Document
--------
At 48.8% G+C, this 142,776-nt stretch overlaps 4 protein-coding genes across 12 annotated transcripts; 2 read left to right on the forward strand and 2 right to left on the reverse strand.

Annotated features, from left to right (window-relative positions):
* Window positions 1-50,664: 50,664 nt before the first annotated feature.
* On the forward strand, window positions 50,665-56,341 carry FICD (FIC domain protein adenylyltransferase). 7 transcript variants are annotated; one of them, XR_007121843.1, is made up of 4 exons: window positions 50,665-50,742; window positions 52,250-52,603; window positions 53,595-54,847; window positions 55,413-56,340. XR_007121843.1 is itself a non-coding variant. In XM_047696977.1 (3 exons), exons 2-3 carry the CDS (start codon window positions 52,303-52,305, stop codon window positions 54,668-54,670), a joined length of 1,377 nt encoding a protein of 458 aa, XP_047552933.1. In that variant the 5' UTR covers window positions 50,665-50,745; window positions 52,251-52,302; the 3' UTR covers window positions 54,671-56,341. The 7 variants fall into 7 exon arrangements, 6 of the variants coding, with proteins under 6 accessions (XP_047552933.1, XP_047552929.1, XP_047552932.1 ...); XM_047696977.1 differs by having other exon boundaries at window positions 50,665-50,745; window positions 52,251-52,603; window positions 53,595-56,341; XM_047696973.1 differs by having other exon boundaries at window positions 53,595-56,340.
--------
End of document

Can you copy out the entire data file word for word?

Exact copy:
At 48.8% G+C, this 142,776-nt stretch overlaps 4 protein-coding genes across 12 annotated transcripts; 2 read left to right on the forward strand and 2 right to left on the reverse strand.

Annotated features, from left to right (window-relative positions):
* Window positions 1-50,664: 50,664 nt before the first annotated feature.
* On the forward strand, window positions 50,665-56,341 carry FICD (FIC domain protein adenylyltransferase). 7 transcript variants are annotated; one of them, XR_007121843.1, is made up of 4 exons: window positions 50,665-50,742; window positions 52,250-52,603; window positions 53,595-54,847; window positions 55,413-56,340. XR_007121843.1 is itself a non-coding variant. In XM_047696977.1 (3 exons), exons 2-3 carry the CDS (start codon window positions 52,303-52,305, stop codon window positions 54,668-54,670), a joined length of 1,377 nt encoding a protein of 458 aa, XP_047552933.1. In that variant the 5' UTR covers window positions 50,665-50,745; window positions 52,251-52,302; the 3' UTR covers window positions 54,671-56,341. The 7 variants fall into 7 exon arrangements, 6 of the variants coding, with proteins under 6 accessions (XP_047552933.1, XP_047552929.1, XP_047552932.1 ...); XM_047696977.1 differs by having other exon boundaries at window positions 50,665-50,745; window positions 52,251-52,603; window positions 53,595-56,341; XM_047696973.1 differs by having other exon boundaries at window positions 53,595-56,340.